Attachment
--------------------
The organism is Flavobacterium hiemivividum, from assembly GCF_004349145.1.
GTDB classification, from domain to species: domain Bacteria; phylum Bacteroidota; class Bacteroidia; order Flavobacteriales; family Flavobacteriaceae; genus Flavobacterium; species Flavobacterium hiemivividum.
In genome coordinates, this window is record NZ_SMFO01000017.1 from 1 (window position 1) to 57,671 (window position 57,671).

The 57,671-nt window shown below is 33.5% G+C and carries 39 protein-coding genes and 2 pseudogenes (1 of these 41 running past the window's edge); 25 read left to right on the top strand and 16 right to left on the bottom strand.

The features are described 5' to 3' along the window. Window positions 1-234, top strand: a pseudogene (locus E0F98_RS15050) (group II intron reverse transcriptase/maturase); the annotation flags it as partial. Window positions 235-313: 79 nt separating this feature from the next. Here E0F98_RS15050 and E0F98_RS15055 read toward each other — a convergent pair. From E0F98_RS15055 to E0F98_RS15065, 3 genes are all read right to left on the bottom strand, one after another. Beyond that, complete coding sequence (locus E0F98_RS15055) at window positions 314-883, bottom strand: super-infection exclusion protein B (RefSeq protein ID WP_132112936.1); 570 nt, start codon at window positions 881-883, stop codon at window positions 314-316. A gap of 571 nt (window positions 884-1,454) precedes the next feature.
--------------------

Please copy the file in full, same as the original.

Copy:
The organism is Flavobacterium hiemivividum, from assembly GCF_004349145.1.
GTDB classification, from domain to species: domain Bacteria; phylum Bacteroidota; class Bacteroidia; order Flavobacteriales; family Flavobacteriaceae; genus Flavobacterium; species Flavobacterium hiemivividum.
In genome coordinates, this window is record NZ_SMFO01000017.1 from 1 (window position 1) to 57,671 (window position 57,671).

The 57,671-nt window shown below is 33.5% G+C and carries 39 protein-coding genes and 2 pseudogenes (1 of these 41 running past the window's edge); 25 read left to right on the top strand and 16 right to left on the bottom strand.

The features are described 5' to 3' along the window. Window positions 1-234, top strand: a pseudogene (locus E0F98_RS15050) (group II intron reverse transcriptase/maturase); the annotation flags it as partial. Window positions 235-313: 79 nt separating this feature from the next. Here E0F98_RS15050 and E0F98_RS15055 read toward each other — a convergent pair. From E0F98_RS15055 to E0F98_RS15065, 3 genes are all read right to left on the bottom strand, one after another. Beyond that, complete coding sequence (locus E0F98_RS15055) at window positions 314-883, bottom strand: super-infection exclusion protein B (RefSeq protein ID WP_132112936.1); 570 nt, start codon at window positions 881-883, stop codon at window positions 314-316. A gap of 571 nt (window positions 884-1,454) precedes the next feature.